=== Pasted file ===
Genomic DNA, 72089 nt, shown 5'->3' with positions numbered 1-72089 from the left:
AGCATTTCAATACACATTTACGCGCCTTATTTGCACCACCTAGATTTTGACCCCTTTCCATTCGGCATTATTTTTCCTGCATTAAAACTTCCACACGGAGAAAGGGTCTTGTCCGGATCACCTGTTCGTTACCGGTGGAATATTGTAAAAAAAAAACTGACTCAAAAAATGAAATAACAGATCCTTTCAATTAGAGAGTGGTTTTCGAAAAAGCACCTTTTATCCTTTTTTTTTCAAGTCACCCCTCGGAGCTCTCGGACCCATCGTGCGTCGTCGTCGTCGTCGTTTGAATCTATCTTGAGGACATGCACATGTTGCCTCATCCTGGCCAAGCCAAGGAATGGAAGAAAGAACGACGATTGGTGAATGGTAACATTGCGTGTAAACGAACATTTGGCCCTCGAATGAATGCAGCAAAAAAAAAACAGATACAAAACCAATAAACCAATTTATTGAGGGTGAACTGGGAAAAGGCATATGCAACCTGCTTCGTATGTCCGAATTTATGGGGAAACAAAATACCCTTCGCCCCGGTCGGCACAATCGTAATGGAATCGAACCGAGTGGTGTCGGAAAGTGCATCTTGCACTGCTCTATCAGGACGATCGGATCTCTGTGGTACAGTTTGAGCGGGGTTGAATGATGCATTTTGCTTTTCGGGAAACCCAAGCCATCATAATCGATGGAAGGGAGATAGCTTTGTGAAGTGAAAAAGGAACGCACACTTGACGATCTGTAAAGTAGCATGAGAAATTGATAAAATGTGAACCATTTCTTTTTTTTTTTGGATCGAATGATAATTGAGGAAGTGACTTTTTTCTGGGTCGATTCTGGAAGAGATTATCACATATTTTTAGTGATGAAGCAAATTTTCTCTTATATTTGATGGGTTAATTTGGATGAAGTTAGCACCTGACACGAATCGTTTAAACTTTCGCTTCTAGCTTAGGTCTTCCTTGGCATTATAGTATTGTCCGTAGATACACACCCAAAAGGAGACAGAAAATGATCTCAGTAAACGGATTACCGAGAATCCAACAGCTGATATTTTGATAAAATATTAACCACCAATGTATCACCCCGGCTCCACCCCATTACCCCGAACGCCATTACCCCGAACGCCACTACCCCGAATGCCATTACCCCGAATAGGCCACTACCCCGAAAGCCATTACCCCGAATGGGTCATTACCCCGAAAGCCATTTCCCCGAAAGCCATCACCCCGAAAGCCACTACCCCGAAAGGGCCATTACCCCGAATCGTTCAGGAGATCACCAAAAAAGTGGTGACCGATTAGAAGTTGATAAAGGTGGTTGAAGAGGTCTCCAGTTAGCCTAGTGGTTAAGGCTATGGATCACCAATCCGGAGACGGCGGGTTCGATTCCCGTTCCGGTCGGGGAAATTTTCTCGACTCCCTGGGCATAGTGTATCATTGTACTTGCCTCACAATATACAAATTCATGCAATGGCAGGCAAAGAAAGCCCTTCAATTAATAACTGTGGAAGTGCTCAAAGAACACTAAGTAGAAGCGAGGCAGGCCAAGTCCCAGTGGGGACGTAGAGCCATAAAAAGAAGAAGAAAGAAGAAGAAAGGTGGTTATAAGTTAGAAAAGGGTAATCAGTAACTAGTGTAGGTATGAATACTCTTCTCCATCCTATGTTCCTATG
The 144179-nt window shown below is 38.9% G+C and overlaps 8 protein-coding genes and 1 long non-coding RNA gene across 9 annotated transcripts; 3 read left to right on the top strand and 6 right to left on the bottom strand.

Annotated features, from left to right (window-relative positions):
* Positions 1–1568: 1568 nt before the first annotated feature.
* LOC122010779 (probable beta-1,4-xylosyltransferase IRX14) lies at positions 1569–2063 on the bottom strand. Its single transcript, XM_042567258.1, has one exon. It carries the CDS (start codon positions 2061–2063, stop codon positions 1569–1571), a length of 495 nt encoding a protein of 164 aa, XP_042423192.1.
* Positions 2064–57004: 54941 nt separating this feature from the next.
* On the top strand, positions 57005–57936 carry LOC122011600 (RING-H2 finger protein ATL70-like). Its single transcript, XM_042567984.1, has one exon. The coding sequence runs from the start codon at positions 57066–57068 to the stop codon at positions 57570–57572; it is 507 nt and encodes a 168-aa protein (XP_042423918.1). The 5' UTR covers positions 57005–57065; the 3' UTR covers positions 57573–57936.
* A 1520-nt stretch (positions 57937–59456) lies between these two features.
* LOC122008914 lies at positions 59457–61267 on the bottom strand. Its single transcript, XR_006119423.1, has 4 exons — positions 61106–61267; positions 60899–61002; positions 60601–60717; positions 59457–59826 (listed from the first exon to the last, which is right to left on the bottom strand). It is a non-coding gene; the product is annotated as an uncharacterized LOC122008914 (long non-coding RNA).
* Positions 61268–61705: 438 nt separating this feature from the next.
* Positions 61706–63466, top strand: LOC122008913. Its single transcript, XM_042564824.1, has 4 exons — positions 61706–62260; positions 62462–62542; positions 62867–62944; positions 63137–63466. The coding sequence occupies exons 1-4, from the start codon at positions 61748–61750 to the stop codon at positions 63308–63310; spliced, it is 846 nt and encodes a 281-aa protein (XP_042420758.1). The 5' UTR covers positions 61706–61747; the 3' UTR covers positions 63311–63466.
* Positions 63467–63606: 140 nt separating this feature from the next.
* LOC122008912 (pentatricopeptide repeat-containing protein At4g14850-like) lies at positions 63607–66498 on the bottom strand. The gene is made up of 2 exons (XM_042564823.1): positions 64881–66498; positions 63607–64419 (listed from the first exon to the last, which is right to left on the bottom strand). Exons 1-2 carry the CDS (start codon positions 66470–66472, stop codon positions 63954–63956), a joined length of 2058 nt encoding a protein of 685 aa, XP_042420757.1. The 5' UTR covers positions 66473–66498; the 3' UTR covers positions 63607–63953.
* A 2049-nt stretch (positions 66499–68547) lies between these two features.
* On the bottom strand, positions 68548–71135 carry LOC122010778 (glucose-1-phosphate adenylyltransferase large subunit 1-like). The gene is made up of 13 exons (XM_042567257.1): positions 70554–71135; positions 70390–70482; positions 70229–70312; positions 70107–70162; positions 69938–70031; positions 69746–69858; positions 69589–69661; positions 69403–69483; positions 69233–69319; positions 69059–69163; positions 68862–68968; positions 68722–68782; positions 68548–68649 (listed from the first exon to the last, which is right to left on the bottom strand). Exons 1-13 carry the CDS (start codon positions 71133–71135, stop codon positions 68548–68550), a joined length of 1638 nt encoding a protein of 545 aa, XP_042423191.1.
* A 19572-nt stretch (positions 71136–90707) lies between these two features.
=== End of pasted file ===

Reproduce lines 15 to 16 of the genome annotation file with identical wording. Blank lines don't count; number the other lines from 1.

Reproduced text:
* A 2049-nt stretch (positions 66499–68547) lies between these two features.
* On the bottom strand, positions 68548–71135 carry LOC122010778 (glucose-1-phosphate adenylyltransferase large subunit 1-like). The gene is made up of 13 exons (XM_042567257.1): positions 70554–71135; positions 70390–70482; positions 70229–70312; positions 70107–70162; positions 69938–70031; positions 69746–69858; positions 69589–69661; positions 69403–69483; positions 69233–69319; positions 69059–69163; positions 68862–68968; positions 68722–68782; positions 68548–68649 (listed from the first exon to the last, which is right to left on the bottom strand). Exons 1-13 carry the CDS (start codon positions 71133–71135, stop codon positions 68548–68550), a joined length of 1638 nt encoding a protein of 545 aa, XP_042423191.1.